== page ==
Kimberly: As fundraisers, how often do we use negative events to communicate with donors? We talk about the harsh realities that might occur if our donors don’t give or we can’t meet the critical demand. What if instead, we found a way to focus on and really celebrate the positives. I’m Kimberly O’Donnell. And this is Accidental Fundraiser show from Network for Good that shares radically authentic stories from the trenches.

GOODProjects empowers youth and their families to live fulfilling lives free from poverty while helping them develop the growth mindset to thrive in their own communities. They work with families in the Washington D.C. area to eliminate the roadblocks to basic needs so that those families can define success for themselves and become self-reliant.

As Darius Baxter puts it, the mission of good projects is to put themselves out of business. Darius is the Chief Engagement Officer and Co-Founder, but his involvement is far more personal than many nonprofit founders. When he was nine years old Darius father was murdered leaving his mother to raise him and his brother alone with poverty and homelessness as a constant threat, Darius persevered and earned a football scholarship to Georgetown University. After graduating Darius committed his life to creating pathways for families like his own to make it out of poverty. And he still lives in one of the DC communities that good project serves. Despite the trauma he’s experienced, it’s hard to ignore Darius positive attitude and uplifting spirit.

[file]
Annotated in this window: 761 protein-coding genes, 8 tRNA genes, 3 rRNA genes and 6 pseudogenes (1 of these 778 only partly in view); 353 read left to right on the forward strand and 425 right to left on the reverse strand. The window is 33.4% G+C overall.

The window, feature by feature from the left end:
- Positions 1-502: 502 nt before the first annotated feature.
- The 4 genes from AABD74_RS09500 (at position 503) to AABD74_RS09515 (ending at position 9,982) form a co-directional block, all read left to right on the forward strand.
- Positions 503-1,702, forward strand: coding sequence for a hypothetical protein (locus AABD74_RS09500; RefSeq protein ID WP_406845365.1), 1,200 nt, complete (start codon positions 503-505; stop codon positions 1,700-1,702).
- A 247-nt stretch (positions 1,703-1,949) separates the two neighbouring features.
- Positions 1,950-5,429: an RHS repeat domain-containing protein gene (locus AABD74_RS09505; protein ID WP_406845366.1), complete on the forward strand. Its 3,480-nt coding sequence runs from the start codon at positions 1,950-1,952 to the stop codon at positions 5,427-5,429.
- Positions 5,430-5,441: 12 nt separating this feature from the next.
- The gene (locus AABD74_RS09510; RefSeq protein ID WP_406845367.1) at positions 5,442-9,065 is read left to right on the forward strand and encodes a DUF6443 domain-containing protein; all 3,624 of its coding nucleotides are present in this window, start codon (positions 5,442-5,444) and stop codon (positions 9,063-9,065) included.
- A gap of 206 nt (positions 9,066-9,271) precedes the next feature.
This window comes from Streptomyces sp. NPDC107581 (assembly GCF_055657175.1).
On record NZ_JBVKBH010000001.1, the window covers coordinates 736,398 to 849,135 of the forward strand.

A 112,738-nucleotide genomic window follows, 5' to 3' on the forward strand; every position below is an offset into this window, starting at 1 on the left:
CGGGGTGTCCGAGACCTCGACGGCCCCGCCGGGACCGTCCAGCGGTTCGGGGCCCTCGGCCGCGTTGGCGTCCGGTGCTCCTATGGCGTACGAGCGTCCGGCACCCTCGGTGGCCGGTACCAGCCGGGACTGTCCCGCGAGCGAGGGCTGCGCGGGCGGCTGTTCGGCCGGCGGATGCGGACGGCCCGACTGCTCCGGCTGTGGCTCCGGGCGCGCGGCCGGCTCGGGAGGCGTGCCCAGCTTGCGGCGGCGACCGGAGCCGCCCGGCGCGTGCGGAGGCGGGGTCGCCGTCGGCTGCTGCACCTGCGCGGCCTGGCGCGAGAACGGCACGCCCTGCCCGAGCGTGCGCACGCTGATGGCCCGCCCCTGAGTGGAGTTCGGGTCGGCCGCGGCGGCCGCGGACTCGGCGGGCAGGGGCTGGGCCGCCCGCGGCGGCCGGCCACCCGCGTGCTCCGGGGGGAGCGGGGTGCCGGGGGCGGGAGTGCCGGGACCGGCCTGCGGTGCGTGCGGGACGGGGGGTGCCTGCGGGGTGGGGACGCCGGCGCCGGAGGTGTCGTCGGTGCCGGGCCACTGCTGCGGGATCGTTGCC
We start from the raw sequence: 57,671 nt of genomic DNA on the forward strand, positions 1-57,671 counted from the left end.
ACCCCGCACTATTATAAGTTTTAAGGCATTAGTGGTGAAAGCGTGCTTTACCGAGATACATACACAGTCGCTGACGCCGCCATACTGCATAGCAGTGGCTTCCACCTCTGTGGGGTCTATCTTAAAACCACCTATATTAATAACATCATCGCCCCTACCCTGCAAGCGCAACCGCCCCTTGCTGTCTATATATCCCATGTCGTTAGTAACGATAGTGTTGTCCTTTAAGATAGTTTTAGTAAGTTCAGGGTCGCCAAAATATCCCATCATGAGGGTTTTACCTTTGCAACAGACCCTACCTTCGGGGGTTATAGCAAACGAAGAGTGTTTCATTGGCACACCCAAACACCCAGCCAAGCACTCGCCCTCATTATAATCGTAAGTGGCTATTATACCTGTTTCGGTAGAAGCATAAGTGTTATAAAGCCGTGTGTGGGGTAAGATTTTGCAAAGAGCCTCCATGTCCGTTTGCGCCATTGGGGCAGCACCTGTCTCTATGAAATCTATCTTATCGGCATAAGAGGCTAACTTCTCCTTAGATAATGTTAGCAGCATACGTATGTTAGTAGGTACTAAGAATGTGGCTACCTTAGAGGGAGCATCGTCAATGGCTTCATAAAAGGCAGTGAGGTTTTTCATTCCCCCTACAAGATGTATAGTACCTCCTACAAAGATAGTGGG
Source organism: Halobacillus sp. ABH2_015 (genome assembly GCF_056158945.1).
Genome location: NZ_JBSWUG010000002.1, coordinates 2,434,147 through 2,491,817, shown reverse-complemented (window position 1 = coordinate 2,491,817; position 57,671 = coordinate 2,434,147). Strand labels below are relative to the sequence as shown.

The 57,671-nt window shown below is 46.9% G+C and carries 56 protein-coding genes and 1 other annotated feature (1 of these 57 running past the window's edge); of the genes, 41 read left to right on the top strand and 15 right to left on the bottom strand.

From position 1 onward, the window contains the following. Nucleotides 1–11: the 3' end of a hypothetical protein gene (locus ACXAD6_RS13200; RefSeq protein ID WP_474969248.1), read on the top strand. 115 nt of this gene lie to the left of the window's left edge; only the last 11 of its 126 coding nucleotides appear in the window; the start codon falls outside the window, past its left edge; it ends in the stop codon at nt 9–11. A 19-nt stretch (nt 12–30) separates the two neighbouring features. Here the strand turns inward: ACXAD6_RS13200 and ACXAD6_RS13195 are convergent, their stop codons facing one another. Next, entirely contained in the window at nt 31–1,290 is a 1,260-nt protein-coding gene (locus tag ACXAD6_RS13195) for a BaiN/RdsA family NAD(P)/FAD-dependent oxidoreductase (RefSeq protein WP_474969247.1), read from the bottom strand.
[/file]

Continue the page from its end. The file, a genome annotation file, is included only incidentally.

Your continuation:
He was recently named to Forbes 30 Under 30 list. And in January, 2021 receive the Muhammad Ali Humanitarian award. Yet when he started it wasn’t to win awards or raise millions of dollars. He and his co-founders simply wanted to get kids off the streets during those summer months when gun violence spiked.

So they leaned into what they knew. Football. With that context, let’s join the conversation. Starting with the impact football has had on Darius journey.

Darius: Football has always been something that’s been super important to me. Football is a game that still provides a lot of opportunity to young men of color across this country.

I was a product of that. Um, I received a full ride scholarship to a school that I otherwise, you know, not to get them take away too much credit for myself, but otherwise would not have had the opportunity to attend in Georgetown university. And that was because of the game of football. It was the last thing that my father, literally, the night that my father died, the last thing that him and I did together was him coaching me on the football.